As much as $23 million worth of crypto-currency may have been stolen during the recent security breach at Cryptopia, new expert analysis suggests.
According to calculations from Elementus, a New York-based blockchain specialist firm, the total value of the stolen crypto-currency - which includes ether and various tokens - at current market prices stands at approximately $23 million.
The figure significantly surpasses early media speculation, which reported losses ranging from $2.5 million to as much as $11 million, despite a lack of official confirmation.
“This number includes only what's on the Ethereum blockchain (ether and ERC20 tokens),” said Max Galka, co-founder and CEO of Elementus. “We have not examined the Bitcoin blockchain or other blockchains to see if funds were stolen there as well.
“For the last few days, the hackers have been shuffling the funds around in small pieces and gradually moving them into exchanges to cash out.”
Galka said the graphic and table below highlights how much has been sent to each exchange.
At this stage, Galka said the hackers have attempted to cash out around $1.2 million at exchanges, with the vast majority remaining in two wallets controlled by the thieves.
“The funds were taken from more than 76k different wallets, none of which were smart contracts,” Galka observed. “The thieves must have gained access to not one private key, but thousands of them.”
In assessing the activity before and during the breach, Galka said the lack of urgency on the part of the hackers is “striking”.
“Rather than withdrawing the funds as fast as possible, as is the case in most crypto hacks, they took their time extracting the assets over the course of nearly five days,” Galka explained.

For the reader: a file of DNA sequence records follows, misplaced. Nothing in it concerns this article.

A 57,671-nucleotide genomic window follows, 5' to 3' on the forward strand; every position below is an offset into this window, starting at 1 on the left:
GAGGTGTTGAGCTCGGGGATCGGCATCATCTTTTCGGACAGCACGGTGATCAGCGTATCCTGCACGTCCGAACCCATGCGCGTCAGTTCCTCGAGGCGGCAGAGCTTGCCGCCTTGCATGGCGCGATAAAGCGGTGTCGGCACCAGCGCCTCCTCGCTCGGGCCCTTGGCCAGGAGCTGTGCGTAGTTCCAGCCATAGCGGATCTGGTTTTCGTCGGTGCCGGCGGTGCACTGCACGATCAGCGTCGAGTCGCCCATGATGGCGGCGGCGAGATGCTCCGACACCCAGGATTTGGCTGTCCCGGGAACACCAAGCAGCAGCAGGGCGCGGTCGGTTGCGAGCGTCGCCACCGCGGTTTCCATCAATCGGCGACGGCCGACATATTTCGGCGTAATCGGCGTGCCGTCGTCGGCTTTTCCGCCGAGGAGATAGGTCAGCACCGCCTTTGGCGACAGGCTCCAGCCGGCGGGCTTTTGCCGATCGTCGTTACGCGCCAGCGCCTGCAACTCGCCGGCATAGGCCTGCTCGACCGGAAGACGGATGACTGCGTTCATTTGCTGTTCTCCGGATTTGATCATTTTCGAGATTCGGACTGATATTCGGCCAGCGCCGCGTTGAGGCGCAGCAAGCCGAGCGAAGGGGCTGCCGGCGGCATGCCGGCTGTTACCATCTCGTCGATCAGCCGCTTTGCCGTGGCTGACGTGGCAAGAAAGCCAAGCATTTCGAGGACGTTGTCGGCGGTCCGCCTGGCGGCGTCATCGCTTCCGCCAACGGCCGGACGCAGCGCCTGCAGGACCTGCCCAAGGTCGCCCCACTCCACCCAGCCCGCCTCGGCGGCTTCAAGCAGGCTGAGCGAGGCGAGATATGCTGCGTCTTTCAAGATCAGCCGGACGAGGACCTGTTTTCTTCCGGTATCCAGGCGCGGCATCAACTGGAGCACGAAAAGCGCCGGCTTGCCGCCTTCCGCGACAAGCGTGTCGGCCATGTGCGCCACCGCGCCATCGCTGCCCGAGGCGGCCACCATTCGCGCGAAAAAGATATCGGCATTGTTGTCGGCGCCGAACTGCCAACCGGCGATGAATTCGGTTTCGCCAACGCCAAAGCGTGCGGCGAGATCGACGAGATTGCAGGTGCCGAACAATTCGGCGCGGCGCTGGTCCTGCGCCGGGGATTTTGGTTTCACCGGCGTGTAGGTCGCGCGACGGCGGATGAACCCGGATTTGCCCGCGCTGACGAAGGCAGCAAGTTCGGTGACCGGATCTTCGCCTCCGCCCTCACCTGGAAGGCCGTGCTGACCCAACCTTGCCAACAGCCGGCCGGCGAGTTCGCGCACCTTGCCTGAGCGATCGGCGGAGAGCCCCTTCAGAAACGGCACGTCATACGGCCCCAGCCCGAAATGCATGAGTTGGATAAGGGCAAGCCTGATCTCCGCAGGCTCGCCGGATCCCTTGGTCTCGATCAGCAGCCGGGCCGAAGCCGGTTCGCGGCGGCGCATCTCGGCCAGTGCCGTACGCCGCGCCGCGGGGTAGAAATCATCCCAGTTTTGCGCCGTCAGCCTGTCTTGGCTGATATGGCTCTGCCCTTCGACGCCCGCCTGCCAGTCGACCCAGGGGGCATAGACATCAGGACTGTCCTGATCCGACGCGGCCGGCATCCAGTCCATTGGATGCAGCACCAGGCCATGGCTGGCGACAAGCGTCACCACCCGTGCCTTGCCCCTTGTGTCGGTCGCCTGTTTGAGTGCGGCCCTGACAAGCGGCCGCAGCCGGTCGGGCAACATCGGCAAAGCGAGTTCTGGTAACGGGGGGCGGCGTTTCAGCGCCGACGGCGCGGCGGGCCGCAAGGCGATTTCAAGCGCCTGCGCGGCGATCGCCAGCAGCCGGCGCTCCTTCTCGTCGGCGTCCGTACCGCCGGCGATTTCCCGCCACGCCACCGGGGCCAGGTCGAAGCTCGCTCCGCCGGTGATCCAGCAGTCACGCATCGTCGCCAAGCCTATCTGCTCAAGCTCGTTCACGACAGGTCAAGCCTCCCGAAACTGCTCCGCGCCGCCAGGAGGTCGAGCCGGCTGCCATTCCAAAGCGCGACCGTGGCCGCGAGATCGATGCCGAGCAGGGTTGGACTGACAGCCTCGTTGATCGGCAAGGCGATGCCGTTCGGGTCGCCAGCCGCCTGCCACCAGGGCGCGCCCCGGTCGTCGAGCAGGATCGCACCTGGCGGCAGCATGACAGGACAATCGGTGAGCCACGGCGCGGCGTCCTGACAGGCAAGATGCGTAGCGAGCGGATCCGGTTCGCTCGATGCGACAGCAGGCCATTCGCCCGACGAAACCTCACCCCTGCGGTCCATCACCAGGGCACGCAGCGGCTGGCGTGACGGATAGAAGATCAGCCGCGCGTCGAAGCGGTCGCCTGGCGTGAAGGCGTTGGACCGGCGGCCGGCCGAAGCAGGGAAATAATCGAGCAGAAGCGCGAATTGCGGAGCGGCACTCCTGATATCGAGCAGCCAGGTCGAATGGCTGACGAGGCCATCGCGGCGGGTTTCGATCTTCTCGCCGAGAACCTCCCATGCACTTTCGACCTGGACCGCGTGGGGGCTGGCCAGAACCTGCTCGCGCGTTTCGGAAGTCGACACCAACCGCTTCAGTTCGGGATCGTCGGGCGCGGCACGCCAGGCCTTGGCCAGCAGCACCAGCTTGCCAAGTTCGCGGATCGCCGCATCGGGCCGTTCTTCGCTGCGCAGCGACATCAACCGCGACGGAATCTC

“After Cryptopia discovered the hack, they watched the funds continue to flow out of their wallets for four more days, seemingly powerless to stop it.
“As these wallets were not smart contracts, there should have been no technical complications preventing Cryptopia from securing the funds. The only plausible explanation for Cryptopia's inaction is that they no longer had access to their own wallets.”
At this stage, Galka said 1,948 Ethereum wallets and $46k in Ether still remain at risk.
“We count about 2,000 remaining Cryptopia wallets holding a combined balance of ~380 ETH (about $46k),” he said. “Most of these funds were deposited by Cryptopia users after the initial hack took place, apparently unaware of the security breach.
“Assuming the thieves have access to these wallets, and Cryptopia does not, recovering the funds is a lost cause.
“However, if Cryptopia knows the identities of these users, hopefully they've had the foresight to contact them and let them know not to send any more funds.”
Meanwhile, as the aftermath enters day 10 and the Cryptopia website remains closed, police in New Zealand claim to be “making progress” in the case.
“Good progress is being made and positive lines of enquiry are being developed to identify the source of the transfer, and to identify where the crypto-currencies have been sent,” a statement read. “The assistance of the crypto currency community is being sought as the investigation progresses.
“This is a very complex investigation, involving expert digital forensic investigators from within New Zealand and in various overseas jurisdictions, as well as overseas authorities.”
Police said members of the investigation team met with Cryptopia management and staff on Monday and Tuesday this week to outline progress in the investigation.
“Cryptopia management and staff have been co-operating with Police and providing considerable assistance in the investigation,” a statement added.
“The investigation is expected to take some to time complete, and the digital forensic team will be on-site at Cryptopia’s premises for some days to come.”
Established in 2014 by founders Rob Dawson and Adam Clark, the crypto-currency exchange has over two million global users, facilitating deposits, trading and withdrawals of major coins.
Cryptopia also claims to have access to “dynamic charts, live coin information, world class service and the world's largest range of coins”, according to the company’s website.